A good way to study the properties of many galaxies is by looking at a galaxy cluster. There are many galaxy clusters in the SDSS data, which may contain hundreds or even thousands of galaxies.
The picture at the right shows a famous cluster called Abell 2255. The cluster is named after George Abell, an American astronomer who published a catalog of galaxy clusters in 1958. In this project, you will study the galaxies that make up Abell 2255.
Think about how you know which galaxies are part of Abell 2255, and which are just other galaxies at different distances in the same part of the sky. Click on 15-20 galaxies that you think are part of the cluster, both spirals and ellipticals, and save them in your notebook. You can save the entire notebook to your computer by choosing CSV as the output type and clicking “Export.” You can then open the resulting CSV file in Excel.
How are these galaxies similar? How are they different?
If you have completed the Color project, you are now ready to use Abell 2255 to learn about the nature of galaxies.
Using Galaxy Clusters in Astronomy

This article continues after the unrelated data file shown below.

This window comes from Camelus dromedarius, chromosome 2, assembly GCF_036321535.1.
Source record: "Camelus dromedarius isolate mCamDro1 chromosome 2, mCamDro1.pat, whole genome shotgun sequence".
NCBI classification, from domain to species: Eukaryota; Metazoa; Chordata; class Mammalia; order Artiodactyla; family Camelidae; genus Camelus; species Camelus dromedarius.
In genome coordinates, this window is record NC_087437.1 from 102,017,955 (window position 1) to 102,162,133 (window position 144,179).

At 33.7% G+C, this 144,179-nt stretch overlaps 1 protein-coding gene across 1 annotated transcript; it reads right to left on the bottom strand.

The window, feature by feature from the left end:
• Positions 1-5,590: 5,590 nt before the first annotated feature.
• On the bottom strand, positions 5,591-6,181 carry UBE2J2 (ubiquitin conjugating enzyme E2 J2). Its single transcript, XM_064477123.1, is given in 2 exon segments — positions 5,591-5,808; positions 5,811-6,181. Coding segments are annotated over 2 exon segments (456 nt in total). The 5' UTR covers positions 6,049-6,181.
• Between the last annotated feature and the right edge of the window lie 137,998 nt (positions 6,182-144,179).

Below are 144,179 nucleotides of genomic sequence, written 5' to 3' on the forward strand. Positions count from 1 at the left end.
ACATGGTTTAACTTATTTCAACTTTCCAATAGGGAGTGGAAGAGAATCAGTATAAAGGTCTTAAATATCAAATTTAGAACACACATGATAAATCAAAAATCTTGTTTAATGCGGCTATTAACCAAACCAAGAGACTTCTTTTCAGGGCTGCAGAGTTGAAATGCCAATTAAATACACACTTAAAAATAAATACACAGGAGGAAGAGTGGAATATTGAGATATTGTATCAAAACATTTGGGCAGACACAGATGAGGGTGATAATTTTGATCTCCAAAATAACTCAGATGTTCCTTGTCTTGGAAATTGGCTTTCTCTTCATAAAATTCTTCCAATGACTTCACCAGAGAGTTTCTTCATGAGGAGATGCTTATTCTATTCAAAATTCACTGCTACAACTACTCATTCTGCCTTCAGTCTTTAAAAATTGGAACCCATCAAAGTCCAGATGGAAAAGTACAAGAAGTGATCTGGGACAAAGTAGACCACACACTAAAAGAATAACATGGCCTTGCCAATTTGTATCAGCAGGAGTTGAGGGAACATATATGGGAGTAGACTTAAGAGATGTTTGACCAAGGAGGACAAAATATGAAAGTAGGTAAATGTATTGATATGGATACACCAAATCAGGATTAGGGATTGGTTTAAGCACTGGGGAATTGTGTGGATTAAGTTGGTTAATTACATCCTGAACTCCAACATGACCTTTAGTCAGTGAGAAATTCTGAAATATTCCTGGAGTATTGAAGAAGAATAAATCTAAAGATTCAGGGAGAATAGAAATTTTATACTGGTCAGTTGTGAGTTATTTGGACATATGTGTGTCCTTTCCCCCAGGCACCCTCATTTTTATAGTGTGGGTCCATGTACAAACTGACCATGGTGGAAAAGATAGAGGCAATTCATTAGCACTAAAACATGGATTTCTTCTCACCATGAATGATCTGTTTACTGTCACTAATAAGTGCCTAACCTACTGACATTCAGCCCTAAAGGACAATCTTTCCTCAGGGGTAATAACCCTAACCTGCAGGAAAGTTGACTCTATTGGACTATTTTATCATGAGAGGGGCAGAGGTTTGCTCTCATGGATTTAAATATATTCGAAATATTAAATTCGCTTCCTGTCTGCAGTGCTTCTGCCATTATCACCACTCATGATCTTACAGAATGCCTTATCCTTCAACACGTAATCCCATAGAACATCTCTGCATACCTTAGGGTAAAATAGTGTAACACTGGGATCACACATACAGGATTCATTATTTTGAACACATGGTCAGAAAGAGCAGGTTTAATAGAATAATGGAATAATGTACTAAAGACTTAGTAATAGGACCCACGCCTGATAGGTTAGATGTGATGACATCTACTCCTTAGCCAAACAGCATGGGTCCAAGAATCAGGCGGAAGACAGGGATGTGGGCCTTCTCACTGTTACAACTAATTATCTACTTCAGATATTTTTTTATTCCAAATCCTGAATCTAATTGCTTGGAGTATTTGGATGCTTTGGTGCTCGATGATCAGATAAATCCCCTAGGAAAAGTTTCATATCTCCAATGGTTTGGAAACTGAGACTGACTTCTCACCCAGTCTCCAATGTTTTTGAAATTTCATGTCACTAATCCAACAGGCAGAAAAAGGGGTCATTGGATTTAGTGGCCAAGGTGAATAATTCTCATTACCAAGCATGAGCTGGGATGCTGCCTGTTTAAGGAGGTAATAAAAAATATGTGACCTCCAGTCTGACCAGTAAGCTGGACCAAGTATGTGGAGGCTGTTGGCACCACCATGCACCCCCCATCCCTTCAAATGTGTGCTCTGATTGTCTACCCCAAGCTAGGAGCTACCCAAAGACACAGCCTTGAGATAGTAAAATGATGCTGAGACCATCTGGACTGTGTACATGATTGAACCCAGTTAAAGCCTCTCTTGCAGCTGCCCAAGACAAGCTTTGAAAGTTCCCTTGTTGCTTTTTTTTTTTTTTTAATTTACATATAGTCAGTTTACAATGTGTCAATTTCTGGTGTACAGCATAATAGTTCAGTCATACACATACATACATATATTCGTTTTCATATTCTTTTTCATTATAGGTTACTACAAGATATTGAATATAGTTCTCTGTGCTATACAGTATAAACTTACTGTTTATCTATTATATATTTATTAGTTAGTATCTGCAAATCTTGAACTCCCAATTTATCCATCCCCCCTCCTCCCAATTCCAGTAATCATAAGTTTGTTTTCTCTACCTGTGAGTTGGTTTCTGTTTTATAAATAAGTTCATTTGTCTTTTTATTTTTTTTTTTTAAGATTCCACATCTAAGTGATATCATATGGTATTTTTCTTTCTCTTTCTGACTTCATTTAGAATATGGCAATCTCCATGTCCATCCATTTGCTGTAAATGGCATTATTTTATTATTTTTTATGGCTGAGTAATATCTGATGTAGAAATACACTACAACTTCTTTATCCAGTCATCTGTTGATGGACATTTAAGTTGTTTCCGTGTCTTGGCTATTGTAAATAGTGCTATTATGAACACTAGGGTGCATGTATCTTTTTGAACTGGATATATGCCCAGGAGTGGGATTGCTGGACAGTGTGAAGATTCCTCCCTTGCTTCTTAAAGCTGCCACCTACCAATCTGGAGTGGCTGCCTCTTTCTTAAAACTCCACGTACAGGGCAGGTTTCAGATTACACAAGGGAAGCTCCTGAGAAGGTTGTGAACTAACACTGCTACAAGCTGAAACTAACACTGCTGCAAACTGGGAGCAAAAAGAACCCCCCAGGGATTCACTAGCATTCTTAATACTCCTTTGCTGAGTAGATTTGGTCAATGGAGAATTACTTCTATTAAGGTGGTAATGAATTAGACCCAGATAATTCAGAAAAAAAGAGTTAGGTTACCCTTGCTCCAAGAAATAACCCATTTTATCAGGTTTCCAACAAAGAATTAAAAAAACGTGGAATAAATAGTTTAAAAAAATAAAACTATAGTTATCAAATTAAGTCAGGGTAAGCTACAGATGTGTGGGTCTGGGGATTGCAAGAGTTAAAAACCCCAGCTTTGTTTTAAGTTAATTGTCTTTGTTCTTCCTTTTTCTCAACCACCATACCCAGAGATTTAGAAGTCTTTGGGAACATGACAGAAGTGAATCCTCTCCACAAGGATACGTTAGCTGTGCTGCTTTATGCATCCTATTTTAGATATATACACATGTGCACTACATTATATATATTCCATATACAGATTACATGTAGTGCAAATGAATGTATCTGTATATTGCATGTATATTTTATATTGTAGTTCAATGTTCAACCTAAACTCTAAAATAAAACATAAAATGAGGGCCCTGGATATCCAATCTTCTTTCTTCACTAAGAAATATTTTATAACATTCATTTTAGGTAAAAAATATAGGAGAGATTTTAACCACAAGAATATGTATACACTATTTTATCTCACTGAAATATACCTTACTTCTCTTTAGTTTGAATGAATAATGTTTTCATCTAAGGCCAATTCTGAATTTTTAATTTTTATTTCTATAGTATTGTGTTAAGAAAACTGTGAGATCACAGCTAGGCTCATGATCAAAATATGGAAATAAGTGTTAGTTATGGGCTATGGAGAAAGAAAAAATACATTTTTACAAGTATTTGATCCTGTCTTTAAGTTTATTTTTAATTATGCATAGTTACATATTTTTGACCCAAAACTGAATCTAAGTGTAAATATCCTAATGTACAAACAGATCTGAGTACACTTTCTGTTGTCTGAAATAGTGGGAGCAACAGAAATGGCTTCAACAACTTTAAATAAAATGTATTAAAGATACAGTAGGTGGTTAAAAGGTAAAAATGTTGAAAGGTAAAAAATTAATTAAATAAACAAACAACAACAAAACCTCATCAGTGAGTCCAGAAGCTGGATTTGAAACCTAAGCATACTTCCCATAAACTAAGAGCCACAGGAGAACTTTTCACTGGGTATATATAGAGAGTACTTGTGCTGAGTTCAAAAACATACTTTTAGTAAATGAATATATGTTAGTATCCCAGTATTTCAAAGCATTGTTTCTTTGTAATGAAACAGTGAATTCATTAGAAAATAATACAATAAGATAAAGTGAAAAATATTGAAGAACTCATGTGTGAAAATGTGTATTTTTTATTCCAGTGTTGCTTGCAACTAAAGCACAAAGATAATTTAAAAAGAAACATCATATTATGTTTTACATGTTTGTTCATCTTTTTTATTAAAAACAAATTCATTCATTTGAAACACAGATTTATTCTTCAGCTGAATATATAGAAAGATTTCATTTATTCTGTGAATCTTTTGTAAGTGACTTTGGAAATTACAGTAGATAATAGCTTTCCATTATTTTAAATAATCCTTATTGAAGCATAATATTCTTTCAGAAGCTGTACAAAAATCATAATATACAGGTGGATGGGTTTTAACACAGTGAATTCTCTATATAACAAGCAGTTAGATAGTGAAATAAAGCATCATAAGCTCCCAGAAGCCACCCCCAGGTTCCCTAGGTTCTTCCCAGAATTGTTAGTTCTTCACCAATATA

In Exercise 4, you looked at only a few galaxies. To draw convincing conclusions about galaxies, you need to examine hundreds or thousands of galaxies – far more than you could look up individually. Therefore, in the next exercise, you will use a search tool to automatically look up information on all the galaxies in Abell 2255.
You may use one of two tools: SkyServer’s Radial Search or SQL Search. The Radial Search tool will return all objects near Abell 2255; you can then use Excel to select only galaxies.
Your teacher may tell you which one to use, or you could pick one yourself. Click one of the links below to learn how to use the tool of your choice. A new page will open in this window. When you are done, you will return to this page to make and analyze your color-color diagram.
Use the Radial Search tool and Excel
Use the SQL Search tool below
Note: Irregular galaxies are difficult to classify by colors and may be scattered on your diagram. But only 3% of observed galaxies are irregular, so this should not be a problem.
SDSS astronomers recently analyzed over 147,000 galaxies and created a diagram similar to the one you made in Exercise 5. If you are interested in some challenging reading, you can download the paper they published here (to see the paper as a .pdf file, click Other Formats, then Download PDF).